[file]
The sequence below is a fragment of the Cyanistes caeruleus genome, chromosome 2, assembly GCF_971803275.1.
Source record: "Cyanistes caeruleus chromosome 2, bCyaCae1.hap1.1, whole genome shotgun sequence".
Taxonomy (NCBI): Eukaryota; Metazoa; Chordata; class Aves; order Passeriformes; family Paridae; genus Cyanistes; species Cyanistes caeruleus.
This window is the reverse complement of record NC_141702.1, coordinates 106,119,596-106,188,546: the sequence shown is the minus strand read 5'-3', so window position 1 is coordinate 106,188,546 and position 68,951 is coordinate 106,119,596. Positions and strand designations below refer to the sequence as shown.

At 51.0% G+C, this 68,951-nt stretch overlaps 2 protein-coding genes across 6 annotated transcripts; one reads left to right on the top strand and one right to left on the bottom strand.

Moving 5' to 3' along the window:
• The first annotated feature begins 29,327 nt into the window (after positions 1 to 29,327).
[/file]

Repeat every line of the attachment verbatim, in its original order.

The sequence below is a fragment of the Cyanistes caeruleus genome, chromosome 2, assembly GCF_971803275.1.
Source record: "Cyanistes caeruleus chromosome 2, bCyaCae1.hap1.1, whole genome shotgun sequence".
Taxonomy (NCBI): Eukaryota; Metazoa; Chordata; class Aves; order Passeriformes; family Paridae; genus Cyanistes; species Cyanistes caeruleus.
This window is the reverse complement of record NC_141702.1, coordinates 106,119,596-106,188,546: the sequence shown is the minus strand read 5'-3', so window position 1 is coordinate 106,188,546 and position 68,951 is coordinate 106,119,596. Positions and strand designations below refer to the sequence as shown.

At 51.0% G+C, this 68,951-nt stretch overlaps 2 protein-coding genes across 6 annotated transcripts; one reads left to right on the top strand and one right to left on the bottom strand.

Moving 5' to 3' along the window:
• The first annotated feature begins 29,327 nt into the window (after positions 1 to 29,327).